A new method for attaching a large protective polymer molecule to a protein appears to improve protein drugs significantly.
Bioengineers at Duke University developed the new approach and demonstrated in an animal model that the newly created protein-polymer combinations, known as conjugates, remained in circulation significantly longer than an unprotected protein.
The scientists say they are encouraged that their findings represent a new strategy to improve the efficacy of protein drugs.
Protein-based drugs are an increasingly important new class of drugs, said Ashutosh Chilkoti, Theo Pilkington Professor of Biomedical Engineering at Duke's Pratt School of Engineering. He cited such examples as insulin for the treatment of diabetes and more exotic "magic bullet" antibodies like herceptin that are used to treat certain cancers.
Unmodified proteins that are injected into the blood are quickly recognized by the body and broken down or cleared by the body's defense system, which limits their effectiveness as drugs. To get around this problem, drug makers have been attaching another molecule, a polymer known as polyethyleneglycol (PEG), to the protein in order to protect it. But this approach has its own drawbacks.
"The current method of combining the two molecules often only works with 10 to 20 percent efficiency, so that a lot of the very expensive starting materials are wasted," said Chilkoti, who had the results of his team's experiments published this week online in the Proceedings of the National Academy of Sciences. "Additionally, the two large molecules are attached by a small chemical link and often these linkages can occur at many different sites on the protein, so the final product is poorly defined."
Chilkoti took a different approach. Instead of combining two large molecules, he grew the polymer out from the protein itself, increasing the efficiency of the protein by more than 70 percent and greatly extending the amount of time it remained active in a living model.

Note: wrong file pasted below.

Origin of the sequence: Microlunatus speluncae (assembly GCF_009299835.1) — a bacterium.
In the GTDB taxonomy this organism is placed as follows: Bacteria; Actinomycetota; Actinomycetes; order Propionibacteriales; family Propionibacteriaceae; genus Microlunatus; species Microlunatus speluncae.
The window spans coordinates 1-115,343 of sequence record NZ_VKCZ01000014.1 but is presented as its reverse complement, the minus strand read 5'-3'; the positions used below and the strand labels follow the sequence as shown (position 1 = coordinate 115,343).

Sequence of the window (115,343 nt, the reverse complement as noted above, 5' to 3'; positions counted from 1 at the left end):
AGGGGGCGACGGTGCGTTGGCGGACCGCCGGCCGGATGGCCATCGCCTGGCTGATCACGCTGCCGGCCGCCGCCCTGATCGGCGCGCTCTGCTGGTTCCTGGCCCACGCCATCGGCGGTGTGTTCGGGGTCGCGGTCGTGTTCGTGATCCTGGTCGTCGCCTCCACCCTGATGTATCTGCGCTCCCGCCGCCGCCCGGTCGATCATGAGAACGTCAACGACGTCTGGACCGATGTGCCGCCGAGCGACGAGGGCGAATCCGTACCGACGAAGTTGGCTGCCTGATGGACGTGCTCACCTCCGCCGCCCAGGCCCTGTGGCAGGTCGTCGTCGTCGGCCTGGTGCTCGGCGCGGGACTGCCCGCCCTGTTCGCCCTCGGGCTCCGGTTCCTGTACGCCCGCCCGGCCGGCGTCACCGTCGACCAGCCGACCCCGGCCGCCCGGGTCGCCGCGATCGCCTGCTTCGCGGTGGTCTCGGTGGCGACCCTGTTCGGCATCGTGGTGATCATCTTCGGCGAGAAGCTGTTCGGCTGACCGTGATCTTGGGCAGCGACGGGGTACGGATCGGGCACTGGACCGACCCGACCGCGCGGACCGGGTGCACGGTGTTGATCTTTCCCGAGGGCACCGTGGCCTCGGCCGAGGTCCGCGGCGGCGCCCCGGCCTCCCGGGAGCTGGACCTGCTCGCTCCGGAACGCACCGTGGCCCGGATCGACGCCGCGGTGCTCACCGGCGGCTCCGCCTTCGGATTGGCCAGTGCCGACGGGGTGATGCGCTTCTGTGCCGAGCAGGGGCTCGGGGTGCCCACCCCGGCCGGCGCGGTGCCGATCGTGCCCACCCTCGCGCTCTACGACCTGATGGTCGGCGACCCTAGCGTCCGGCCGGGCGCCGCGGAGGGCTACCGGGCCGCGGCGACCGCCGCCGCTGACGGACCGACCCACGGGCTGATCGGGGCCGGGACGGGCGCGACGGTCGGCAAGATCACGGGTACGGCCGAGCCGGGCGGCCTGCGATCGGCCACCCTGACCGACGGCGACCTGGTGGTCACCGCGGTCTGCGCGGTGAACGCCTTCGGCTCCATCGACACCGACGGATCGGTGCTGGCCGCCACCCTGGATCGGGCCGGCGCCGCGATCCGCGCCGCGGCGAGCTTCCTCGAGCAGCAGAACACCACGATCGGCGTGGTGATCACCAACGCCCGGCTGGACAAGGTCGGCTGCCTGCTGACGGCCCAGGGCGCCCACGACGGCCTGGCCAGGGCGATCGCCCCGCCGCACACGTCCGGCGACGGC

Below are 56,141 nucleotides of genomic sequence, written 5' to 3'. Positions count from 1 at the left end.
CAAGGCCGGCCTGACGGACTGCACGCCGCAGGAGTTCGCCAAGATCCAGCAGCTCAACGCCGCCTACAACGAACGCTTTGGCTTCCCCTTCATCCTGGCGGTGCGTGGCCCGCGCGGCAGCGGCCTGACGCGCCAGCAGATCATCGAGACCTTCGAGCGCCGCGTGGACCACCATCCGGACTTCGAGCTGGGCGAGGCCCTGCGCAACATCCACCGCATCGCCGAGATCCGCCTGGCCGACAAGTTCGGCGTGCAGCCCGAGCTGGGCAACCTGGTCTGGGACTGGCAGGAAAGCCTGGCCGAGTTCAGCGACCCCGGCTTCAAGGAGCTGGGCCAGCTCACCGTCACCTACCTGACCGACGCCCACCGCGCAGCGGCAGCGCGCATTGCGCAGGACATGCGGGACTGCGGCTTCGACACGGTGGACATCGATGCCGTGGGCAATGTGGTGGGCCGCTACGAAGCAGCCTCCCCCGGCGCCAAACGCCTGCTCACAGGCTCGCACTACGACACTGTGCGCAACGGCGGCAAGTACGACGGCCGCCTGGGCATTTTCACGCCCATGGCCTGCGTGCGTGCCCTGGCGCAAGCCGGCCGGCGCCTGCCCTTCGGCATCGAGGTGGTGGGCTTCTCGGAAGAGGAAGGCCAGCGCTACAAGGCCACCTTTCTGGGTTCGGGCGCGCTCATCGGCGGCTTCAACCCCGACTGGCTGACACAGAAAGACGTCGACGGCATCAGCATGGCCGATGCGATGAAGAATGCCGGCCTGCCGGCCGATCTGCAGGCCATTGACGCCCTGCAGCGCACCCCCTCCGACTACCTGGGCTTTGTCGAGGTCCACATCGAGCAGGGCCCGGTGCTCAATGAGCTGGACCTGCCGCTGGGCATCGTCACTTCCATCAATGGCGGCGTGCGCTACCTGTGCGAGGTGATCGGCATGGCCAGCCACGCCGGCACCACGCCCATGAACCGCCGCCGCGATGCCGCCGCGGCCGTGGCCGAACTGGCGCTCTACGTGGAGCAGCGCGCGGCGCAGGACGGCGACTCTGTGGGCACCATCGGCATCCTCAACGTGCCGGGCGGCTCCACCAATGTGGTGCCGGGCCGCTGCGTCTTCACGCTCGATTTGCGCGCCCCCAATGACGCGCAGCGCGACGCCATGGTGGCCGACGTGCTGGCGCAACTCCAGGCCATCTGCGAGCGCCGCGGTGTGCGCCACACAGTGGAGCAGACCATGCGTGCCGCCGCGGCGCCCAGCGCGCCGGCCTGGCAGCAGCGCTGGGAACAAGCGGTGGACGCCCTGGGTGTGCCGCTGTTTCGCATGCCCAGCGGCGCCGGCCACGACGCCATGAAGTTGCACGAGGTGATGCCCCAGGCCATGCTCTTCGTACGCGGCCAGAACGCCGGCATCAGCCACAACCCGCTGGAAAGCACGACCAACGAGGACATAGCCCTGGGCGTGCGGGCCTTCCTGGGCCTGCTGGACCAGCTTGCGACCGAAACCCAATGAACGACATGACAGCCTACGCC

"We also addressed the problem of getting a pure and well-defined product by growing the polymer from a single, unique site on the protein," he said. "Another twist to our work is that instead of using PEG, we used a somewhat different polymer that turns out to be as good and perhaps even better than PEG in extending circulation of the protein in the body."
There are many protein-polymer based medications in use today, such as human growth hormones, drugs to stimulate blood cell formation in cancer patients and anti-viral agents. Chilkoti will be reviewing existing protein-polymer drugs to determine if the new technique can improve their effectiveness.
In their experiments, the researchers used myoglobin, a protein responsible for creating the red pigments that give meat its color. Instead of creating a chemical bond between myoglobin and the polymer, the Duke researchers chose a specific spot on the protein, known as the N-terminus, and then grew the polymer from that specific location. Every protein has an N-terminus, so this method should be broadly useful, Chilkoti said.
After demonstrating they could create a stable compound using the new method, the researchers tested how well it worked by comparing its actions to the conventional compound in mice.
"The conventional compound – myoglobin – had a half-life of three minutes and was totally eliminated by two hours," Chilkoti explained. "By contrast, the new compound had a half-life 40 times greater and remained in circulation for 18 hours. The longer a protein remains in the system and is active, the more it helps the patient."
"The dramatic improvement in how the new compound acted encourages us that this new approach will have broad applications in improving the efficacy of many protein drugs," Chilkoti said.
Another benefit of this approach, according to Chilkoti, is that the polymer should naturally degrade in the body over time and be easily excreted. "Because the compound is biodegradable, we should in principle be able to make even larger protein-polymer combinations with potentially even better pharmacologic properties," he said.
The researchers plan to apply their invention to other protein-based therapies, such as for cancer and diabetes, to determine if they can improve effectiveness of the protein drug while reducing its undesirable toxic effects.
Other Duke team members were Weiping Gao, Wenge Liu, J. Andrew Mackay, Michael Zalutsky and Eric Toone.
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